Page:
By Jesse Robitaille
This is the first story in a multi-part series exploring Toronto’s postal history from the formation of York in 1793 through the present day.
Now derided by some Canadians as the sarcastic “centre of the universe,” present-day Toronto served as the heart of the fledgeling Province of Upper Canada soon after its establishment in 1791.
Two years later, with Newark (now Niagara-on-the-Lake) still serving as the British colony’s first capital, Lieutenant-Governor John Graves Simcoe made his first visit to the site of the “Toronto Purchase” (also known as Treaty 13).
First negotiated in 1787, revisited in 1805 and finally settled in 2010, the Toronto Purchase saw the local Indigenous community – the Mississaugas of the Credit First Nation – surrender about 250,000 acres of land to the British crown. The deal was made in exchange for “149 barrels of goods and a small amount of cash” – £1,700 altogether – according to the 1986 book Toronto Observed. The goods included 2,000 gun flints, 120 mirrors, 24 brass kettles, 24 laced hats, a bale of flowered flannel and 96 gallons of rum.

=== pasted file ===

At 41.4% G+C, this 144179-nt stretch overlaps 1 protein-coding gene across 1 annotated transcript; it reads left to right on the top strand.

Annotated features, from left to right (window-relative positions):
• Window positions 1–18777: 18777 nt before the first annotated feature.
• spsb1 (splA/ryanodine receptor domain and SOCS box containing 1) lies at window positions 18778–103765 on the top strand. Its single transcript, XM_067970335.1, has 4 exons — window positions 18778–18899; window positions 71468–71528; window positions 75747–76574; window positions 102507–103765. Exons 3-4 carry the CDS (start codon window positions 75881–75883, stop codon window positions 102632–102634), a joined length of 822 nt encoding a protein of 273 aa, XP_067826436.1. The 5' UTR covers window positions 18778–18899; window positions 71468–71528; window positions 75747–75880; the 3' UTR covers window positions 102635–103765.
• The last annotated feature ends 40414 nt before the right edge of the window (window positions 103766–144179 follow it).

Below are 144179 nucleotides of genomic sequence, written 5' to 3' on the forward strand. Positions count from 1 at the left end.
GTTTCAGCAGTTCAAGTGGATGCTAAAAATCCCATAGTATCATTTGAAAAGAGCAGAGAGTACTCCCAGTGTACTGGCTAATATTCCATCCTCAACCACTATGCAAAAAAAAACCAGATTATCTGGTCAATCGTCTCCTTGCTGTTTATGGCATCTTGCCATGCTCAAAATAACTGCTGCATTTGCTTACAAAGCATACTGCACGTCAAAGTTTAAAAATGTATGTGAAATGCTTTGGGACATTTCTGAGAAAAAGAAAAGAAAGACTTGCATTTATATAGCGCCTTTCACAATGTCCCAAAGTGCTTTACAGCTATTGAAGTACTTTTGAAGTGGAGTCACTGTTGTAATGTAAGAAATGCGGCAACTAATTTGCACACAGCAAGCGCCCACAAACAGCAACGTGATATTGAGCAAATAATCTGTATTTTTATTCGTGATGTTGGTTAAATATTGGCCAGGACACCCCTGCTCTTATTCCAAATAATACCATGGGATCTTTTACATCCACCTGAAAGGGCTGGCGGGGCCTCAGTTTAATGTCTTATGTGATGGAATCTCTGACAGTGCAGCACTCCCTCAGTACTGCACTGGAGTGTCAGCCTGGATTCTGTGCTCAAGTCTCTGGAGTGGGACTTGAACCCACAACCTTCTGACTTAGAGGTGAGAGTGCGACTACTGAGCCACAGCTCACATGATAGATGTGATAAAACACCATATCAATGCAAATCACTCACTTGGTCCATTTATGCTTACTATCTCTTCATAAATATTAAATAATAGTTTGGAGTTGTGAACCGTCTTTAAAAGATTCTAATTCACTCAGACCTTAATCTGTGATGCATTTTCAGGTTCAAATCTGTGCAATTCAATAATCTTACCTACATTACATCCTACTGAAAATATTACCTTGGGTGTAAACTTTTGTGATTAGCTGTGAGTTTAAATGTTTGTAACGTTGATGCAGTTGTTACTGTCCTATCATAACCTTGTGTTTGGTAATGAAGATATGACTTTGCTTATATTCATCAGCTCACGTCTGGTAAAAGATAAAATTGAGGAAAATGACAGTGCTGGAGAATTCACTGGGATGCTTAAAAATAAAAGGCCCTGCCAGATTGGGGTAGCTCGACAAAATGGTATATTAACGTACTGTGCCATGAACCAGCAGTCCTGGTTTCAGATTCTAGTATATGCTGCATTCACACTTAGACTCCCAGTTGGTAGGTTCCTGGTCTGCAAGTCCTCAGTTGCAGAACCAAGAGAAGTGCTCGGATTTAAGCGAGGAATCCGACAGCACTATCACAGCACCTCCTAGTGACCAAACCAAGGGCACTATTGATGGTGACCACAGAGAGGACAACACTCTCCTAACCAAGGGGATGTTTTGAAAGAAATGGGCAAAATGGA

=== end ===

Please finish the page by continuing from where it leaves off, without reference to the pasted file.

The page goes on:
While British officials surveyed the site in 1788, the government only began using the land after Simcoe’s first visit in May 1793. Two months later, he and his wife Elizabeth moved there permanently, and by August, he named the new settlement York.
Rejecting the area’s Indigenous name – “Tkaronto,” meaning “place where trees stand in the water” – Simcoe named the settlement after Prince Frederick, Duke of York and Albany, who was King George III’s second son.
It wasn’t long before the new settlement “began booming,” said Zoé Delguste-Cincotta, curator of the Town of York Historical Society, which manages Toronto’s First Post Office (TFPO).
Plans for a capital in nearby London, also founded in 1793, fell through. Four years later, with a population of just 241, York was named the capital of Upper Canada. Its harbour off Lake Ontario and interior access via Yonge Street – first built in 1794 – would eventually make York “the centre of trade and commerce” in the colony, added Delguste-Cincotta.
“More and more people came to live in this once-isolated corner of the globe.”
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